Africa’s Richest Woman, Mrs. Folorunsho Alakija has revealed why she donated N250m towards the completion of the University of Osun access road project.
According to Alakija, who is also a philanthropist, the ‘widow’s mite’ was to help with effectiveness in studies and also to aid a higher level of performance in the students.
The commissioning of the access road to the University of Osun (UNIOSUN), took place in Osogbo, the state capital on Thursday October 20.
Alakija said, “As the Chancellor of UniOsun, it was a great pleasure to be at the official opening of the access road to our university today, 19th October 2017.
I remember when the Management of our University paid me a courtesy visit to brief me about their activities as well as the projects they have embarked on, they also told me about the current state of the access road to the university which they had started constructing but which needed more funds to be completed.
I decided to do something about this and after consultation with my husband, we gave our widows mite to the construction of the road to which we are all at today to commission to the glory of God Almighty.
I believe that the construction of this access road will contribute to a higher performance in the students here in Uniosun because they can stay back in school to read knowing that their travel time back home will be without hassles.
I am glad that the road was completed on time and I thank His Excellency, Governor Aregbesola for commencing this project in the first instance. I also commend the efforts of the eminent members of the Advancement Board for working assiduously to ensuring the completion of this access road.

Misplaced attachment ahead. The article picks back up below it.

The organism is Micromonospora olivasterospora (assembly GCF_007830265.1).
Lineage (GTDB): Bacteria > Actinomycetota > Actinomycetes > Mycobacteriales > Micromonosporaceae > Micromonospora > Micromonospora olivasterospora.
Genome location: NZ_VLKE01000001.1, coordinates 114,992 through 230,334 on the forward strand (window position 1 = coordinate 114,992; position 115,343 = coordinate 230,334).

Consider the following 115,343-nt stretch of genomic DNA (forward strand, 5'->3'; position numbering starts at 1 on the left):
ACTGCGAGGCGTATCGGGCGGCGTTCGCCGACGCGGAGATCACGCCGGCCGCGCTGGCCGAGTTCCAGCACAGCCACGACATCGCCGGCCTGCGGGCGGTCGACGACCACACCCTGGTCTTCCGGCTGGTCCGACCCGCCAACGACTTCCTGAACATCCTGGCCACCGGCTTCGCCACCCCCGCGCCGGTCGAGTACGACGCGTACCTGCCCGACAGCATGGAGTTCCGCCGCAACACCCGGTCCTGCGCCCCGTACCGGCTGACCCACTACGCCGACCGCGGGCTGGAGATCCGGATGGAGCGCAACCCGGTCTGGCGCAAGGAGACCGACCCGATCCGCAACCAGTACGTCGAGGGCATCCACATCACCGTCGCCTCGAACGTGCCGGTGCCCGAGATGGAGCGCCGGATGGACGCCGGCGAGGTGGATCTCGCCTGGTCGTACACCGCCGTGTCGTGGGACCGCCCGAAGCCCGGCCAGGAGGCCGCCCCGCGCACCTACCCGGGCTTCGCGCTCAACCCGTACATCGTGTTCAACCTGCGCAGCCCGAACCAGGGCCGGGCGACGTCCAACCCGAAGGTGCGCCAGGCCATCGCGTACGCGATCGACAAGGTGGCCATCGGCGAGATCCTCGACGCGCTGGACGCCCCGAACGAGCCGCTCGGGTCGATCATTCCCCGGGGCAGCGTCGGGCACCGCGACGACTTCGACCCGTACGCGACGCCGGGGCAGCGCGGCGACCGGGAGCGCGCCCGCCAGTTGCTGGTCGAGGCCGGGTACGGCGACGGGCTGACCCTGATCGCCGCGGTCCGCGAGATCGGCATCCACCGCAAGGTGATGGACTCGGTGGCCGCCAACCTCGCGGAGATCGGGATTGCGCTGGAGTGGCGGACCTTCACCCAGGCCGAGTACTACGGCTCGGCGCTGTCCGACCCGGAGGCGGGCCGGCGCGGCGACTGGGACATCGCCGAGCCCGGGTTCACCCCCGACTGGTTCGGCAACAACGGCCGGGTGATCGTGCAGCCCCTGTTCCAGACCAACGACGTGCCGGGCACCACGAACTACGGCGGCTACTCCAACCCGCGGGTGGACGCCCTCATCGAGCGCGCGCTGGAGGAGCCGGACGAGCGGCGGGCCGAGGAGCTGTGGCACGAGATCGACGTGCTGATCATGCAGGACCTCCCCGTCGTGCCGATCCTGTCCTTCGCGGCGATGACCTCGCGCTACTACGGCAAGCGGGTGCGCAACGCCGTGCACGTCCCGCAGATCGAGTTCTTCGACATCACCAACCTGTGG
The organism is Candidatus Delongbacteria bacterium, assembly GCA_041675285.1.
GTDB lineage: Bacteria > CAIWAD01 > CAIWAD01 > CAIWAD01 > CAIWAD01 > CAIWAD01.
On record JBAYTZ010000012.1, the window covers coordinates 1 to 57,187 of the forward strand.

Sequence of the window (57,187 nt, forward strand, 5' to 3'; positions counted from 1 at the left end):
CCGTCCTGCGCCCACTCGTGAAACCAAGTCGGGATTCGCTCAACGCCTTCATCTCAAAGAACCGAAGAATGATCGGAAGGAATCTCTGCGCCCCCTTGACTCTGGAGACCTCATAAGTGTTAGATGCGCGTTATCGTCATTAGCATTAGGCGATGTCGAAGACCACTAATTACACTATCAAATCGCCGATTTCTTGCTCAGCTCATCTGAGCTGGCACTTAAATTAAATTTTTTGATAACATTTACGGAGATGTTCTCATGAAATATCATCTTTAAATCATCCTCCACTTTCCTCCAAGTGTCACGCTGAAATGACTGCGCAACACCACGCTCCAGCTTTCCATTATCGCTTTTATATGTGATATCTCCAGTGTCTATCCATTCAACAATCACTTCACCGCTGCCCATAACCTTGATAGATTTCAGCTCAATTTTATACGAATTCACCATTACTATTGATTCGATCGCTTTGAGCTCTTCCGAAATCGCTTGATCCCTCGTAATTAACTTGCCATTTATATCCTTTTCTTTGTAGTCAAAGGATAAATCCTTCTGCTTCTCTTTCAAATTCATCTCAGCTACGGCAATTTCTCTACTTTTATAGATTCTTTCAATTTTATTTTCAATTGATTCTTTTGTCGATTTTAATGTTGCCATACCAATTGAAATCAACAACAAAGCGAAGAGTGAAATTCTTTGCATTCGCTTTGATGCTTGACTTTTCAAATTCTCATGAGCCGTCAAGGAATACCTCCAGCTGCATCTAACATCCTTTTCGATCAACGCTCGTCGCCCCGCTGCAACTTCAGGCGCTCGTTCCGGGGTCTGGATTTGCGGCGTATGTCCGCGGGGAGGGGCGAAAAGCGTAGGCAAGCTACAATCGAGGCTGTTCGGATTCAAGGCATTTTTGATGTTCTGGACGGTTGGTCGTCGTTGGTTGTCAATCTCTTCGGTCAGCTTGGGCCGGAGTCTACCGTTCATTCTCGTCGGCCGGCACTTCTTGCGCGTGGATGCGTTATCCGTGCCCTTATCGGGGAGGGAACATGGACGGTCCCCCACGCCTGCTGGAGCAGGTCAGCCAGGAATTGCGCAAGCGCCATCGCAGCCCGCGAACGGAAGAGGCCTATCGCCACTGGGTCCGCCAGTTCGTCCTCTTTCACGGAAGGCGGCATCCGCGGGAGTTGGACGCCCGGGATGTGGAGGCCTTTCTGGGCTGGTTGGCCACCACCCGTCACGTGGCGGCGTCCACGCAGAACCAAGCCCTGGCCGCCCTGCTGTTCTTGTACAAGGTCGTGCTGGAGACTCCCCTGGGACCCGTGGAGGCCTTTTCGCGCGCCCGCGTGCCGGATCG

This road is just one of several projects the university is working on, to ensure that UniOsun has the infrastructure required for learning, teaching and research.
If we all contribute our own quota, in time we will begin to see a better education system, one that our children deserve.”
Meanwhile, the Osun State Governor Rauf Aregbesola has said it is an act of mental laziness for university operators to rely on subvention from the owners and burden the students with humongous tuition fees.
He urged Nigerian universities to adopt world best practices where schools raise funds through endowments, grants and donations from the society, the primary beneficiary of university education.
Aregbesola said university funding across the world is capital-intensive and requires helps from philanthropists, like Mrs Alakija, to boost the education system.
He hailed Mrs Alakija’s gesture, saying her gesture was a refreshing perspective in education funding, particularly the university, which requires a huge financial outlay.
Aregbesola at the commissioning ceremony said: “Universities require a large amount for capital projects and not less sum for recurrent expenditure. In our intellectually lazy (or idea-challenged) environment, the line of least resistance has largely been followed – which is to rely on subvention from the owners and burden the students with humongous tuition fees.
“But the best practices, as we see from other climes, are to raise funds through endowments, grants and donations from the larger society, which is the primary beneficiary of university education anyway.
“Universities also generate revenues through patents, royalties and other intellectual property materials.
“This is why there is a huge gap between per capita spending on students by the Euro-American universities, compared to our own.”